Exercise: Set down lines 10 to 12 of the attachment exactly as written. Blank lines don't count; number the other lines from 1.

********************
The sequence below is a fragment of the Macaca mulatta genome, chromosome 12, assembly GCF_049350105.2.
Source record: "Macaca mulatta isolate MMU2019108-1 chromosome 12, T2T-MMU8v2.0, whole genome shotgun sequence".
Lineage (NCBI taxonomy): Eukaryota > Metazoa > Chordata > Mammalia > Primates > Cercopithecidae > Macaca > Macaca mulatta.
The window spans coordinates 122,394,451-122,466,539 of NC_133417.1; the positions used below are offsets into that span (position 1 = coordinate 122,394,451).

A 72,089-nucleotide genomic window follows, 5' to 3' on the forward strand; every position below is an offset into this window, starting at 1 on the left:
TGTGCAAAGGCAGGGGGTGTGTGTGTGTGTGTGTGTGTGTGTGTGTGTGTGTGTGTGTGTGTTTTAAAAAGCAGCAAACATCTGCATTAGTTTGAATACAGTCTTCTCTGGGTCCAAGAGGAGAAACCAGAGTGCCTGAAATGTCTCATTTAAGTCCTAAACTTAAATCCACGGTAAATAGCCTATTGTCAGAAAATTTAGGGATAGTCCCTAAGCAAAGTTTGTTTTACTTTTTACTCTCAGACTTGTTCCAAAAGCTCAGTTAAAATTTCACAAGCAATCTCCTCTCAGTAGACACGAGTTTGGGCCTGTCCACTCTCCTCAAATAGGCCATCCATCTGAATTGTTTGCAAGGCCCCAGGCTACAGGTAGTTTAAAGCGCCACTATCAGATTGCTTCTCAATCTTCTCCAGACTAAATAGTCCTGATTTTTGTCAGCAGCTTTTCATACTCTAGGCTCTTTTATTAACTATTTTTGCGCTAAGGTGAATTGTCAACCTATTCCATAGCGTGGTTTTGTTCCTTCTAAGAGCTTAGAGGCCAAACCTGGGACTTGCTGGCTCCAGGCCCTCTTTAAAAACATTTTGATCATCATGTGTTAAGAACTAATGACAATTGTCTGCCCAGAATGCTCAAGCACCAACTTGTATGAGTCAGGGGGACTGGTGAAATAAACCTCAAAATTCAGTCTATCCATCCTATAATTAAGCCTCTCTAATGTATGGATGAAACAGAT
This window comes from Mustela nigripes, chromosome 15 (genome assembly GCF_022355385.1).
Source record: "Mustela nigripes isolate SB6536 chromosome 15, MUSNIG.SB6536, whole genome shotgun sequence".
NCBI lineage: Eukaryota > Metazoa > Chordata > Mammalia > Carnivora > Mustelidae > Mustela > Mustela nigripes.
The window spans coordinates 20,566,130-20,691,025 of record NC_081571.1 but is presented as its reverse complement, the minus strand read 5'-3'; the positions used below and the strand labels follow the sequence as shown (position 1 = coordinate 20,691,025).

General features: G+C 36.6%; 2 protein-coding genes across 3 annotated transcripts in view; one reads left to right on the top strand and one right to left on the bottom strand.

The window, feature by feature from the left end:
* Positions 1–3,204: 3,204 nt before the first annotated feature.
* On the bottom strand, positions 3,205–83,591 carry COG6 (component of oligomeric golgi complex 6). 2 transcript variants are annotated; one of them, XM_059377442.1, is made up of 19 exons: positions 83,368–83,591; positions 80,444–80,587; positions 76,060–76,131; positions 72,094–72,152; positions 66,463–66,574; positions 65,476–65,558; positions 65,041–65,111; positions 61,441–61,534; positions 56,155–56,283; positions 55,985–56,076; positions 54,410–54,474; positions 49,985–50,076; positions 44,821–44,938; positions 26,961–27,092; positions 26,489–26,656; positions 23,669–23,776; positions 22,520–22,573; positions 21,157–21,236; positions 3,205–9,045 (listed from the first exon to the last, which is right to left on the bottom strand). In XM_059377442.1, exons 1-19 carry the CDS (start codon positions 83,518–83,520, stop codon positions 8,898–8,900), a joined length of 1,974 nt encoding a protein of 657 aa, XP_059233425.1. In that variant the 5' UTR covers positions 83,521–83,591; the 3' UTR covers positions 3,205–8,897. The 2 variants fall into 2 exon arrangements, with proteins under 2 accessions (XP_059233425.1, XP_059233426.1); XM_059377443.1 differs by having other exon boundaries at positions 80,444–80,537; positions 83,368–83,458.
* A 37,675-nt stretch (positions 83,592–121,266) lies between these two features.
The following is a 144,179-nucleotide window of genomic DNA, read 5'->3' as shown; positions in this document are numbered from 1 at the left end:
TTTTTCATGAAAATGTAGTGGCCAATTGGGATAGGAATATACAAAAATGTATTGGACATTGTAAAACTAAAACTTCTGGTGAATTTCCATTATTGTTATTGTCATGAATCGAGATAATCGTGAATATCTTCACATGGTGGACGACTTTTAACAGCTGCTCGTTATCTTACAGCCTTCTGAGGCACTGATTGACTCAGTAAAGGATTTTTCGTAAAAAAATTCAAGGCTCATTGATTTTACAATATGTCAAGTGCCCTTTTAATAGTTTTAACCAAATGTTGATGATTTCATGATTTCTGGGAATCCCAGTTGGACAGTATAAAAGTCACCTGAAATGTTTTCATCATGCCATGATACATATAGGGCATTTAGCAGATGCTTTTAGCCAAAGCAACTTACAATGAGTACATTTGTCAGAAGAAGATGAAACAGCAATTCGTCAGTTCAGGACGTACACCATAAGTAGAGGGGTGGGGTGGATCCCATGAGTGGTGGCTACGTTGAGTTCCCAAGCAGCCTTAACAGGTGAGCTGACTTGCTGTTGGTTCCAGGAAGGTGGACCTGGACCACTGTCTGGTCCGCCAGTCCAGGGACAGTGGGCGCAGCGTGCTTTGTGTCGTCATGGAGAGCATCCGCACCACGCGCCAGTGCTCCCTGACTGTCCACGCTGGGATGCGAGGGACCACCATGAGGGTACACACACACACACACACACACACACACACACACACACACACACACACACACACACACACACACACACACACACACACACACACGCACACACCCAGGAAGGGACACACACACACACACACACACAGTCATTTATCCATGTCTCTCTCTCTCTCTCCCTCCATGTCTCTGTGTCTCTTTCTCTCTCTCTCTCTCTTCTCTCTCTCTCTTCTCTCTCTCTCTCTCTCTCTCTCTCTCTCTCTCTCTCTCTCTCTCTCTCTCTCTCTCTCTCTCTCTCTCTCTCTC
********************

The window spans coordinates 20,566,130-20,691,025 of record NC_081571.1 but is presented as its reverse complement, the minus strand read 5'-3'; the positions used below and the strand labels follow the sequence as shown (position 1 = coordinate 20,691,025).

General features: G+C 36.6%; 2 protein-coding genes across 3 annotated transcripts in view; one reads left to right on the top strand and one right to left on the bottom strand.

The window, feature by feature from the left end: